That means that nations are only considering options of “below 1.5°C” and “well below 2°C,” which I read as very good news (though I have no idea how nations will accomplish it). I’m not sure how Saudi Arabia feels about these options, but it is a bit of a mystery to my why the blockage of a reference was such a drama point if 1.5°C is still explicitly referenced as a potential goal. I’m still learning the nuance of this COP dance…
This is another section that caught my attention in the latest draft agreement. Nations are apparently considering language referencing a long-term goal decarbonization goal in a variety of different ways, including an annual percent reduction per year, zero greenhouse gas emissions by 2060-2080, or more generalized language pointing to the same. Which will it be? I have no idea, but I like that they’re even considering a %/year goal. Here’s the language in the official draft agreement:
[Parties [collectively][cooperatively] aim to reach the global temperature goal referred to in Article 2 through: (a) [A peaking of global greenhouse gas emissions as soon as possible[, recognizing that peaking requires deeper cuts of emissions of developed countries and will be longer for developing countries]] (b) [Rapid reductions thereafter [in accordance with best available science] to at least a X [-Y] per cent reduction in global [greenhouse gas emissions][CO2[e]] compared to 20XX levels by 2050]]; (c) [Achieving zero global GHG emissions by 2060-2080] (d) [A long-term low emissions transformation] [toward [climate neutrality][decarbonization] [over the course of this century] [as soon as possible after mid-century]; (e) [Equitable distribution of a global carbon budget based on historical responsibilities and [climate] justice]
One interesting feature that appears to be making its way into this COP21 agreement is a ratchet mechanism that requires nations to only improve their commitments at each review point (likely to be every 5 years). While 5 years is a bit slow for my preference, if a ratchet mechanism can make it into the agreement AND be legally binding, that will be a significant signal to businesses around the world that this is really happening. Indeed, the “ratchet” could be one of the most important features of this agreement. Note the language in the latest draft:
Each Party’s successive ### [shall][should][will] represent a progression beyond the Party’s previous efforts and reflect its highest possible ambition
That said, a ratchet mechanism without sufficient transparency is difficult to enforce. Here’s a snippet that is trying to address that:
…all Parties shall provide the information necessary for the clarity, transparency and understanding…
That same language is also referenced in another section a bit differently:
In tracking progress towards achievement of their ###, Parties shall apply the principles of transparency, accuracy, completeness, comparability, consistency, avoidance of double counting, and environmental integrity, as further elaborated in…
From what I’ve heard around here, people are particularly concerned about transparency with respect to China’s reporting. Accuracy with China’s reporting is quite possibly more important than any other nation on earth, and China hasn’t exactly had the best track record in this regard.
The draft agreement also references quite an array of human rights and progressive-sounding ideas that I’m surprised to see make it this far into a consensus-based agreement involving so many nations. Take a look:
Parties acknowledge that adaptation action should follow a country-driven, gender-responsive, participatory and fully transparent approach, taking into consideration [human rights,][the rights of people under occupation,] vulnerable groups, communities and ecosystems, and should be based on and guided by the best available science and, as appropriate, traditional, indigenous peoples knowledge and local knowledge systems, with a view to integrating adaptation into relevant socioeconomic and environmental policies and actions, where appropriate.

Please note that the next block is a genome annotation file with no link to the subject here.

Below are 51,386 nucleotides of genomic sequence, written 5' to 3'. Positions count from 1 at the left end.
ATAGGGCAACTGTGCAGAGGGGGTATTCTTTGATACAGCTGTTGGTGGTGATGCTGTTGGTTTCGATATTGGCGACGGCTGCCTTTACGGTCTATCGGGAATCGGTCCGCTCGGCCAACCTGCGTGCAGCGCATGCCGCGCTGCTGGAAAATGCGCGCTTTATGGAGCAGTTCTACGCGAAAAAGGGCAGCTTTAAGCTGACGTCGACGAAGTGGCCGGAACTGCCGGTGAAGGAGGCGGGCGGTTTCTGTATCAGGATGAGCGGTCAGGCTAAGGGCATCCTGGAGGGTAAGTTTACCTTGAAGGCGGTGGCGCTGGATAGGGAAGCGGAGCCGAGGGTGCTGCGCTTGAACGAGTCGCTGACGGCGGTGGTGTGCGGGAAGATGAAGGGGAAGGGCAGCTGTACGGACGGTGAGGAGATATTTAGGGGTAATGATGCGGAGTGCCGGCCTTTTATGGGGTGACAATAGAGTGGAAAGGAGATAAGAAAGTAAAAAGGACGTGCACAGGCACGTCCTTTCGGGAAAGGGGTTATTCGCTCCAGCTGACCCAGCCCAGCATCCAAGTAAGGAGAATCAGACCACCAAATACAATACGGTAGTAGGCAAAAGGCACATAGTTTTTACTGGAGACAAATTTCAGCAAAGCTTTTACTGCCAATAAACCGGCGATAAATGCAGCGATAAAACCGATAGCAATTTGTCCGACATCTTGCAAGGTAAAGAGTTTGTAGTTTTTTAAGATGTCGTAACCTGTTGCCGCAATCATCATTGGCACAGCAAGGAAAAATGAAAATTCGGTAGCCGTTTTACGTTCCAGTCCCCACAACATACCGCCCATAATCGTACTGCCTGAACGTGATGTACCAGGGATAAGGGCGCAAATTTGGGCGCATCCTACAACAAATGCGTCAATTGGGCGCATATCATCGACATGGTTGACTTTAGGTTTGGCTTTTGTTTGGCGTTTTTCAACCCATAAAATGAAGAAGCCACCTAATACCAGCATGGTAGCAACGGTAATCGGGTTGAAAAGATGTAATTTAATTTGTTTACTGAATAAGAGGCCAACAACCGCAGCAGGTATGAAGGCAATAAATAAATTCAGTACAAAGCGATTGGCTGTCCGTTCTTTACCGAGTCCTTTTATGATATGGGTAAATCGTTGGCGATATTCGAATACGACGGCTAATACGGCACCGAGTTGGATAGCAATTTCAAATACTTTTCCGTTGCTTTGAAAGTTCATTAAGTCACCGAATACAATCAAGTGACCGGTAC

You’d think that people who knew to use this kind of language in any document would also understand the how closely they’re flirting with disaster embodied by the other terms of the agreement–particularly the non-binding 2°C limit on warming. We shall see…
Those are my reflections for now, on this relatively quiet Monday in Paris. There underwhelmingly remains an overwhelming number (basically infinite) of opportunities for linguistic loopholes to get into the final agreement. I suspect that many will stay, a few will go, and we’ll get some kind of well-ground climate agreement sausage at the end of it all.
(By the way, this past weekend I discovered a bakery around the corner from my apartment that is apparently very highly regarded even by French standards, so I celebrated by having an eclair. It was so good that I had another one today. Tomorrow I’ll brave the croissant. I know. I’m having such a tough time out here. I expect tomorrow to also be relatively quiet, and then things should heat up again between Wednesday and Friday when world leaders supposedly return to finalize the COP21 agreement and release it to the world. Stay tuned, and send questions as you have them!)
Still getting information about this, but it appears that Canada has just endorsed a 1.5°C goal for COP21. That’s pretty big news, and fits into the rare category of a “surprise” at COP21. The U.S. has simply endorsed the inclusion of a verbal reference to 1.5°C, while Canada actually wants it to be the goal. We’ll see if other nations follow suit… Here’s the link.
I just met the Climate Interactive team yesterday at the #COP21 climate summit in Paris and they’ve got an important message about the big 2.7°C “sum of commitments” on the table for the event. Know the facts. The picture might not be quite as rosy as the U.N. says it is. More information at ClimateInteractive.org.
The leadership at COP21 has backed itself into a tricky corner pitting a declaration that “COP21 was a success” against the latest, best science. Leaders have a huge stake in declaring a successful outcome at this conference, but any declaration of success will likely need to suppress or disregard critical pieces of the climate puzzle. So in mid-December if/when the United Nations declares “SUCCESS! We have laid the foundations for keeping the planet below 2°C above pre-industrial levels!” don’t forget to dig into what their version of “success” means by asking these questions:
Success? With what probability? 66%?
Over what time horizon? What happens after 2100?
Assuming what climate feedback mechanisms? Only a subset of known mechanisms?
How much CO2 must be removed from the atmosphere? Probably lots, but how?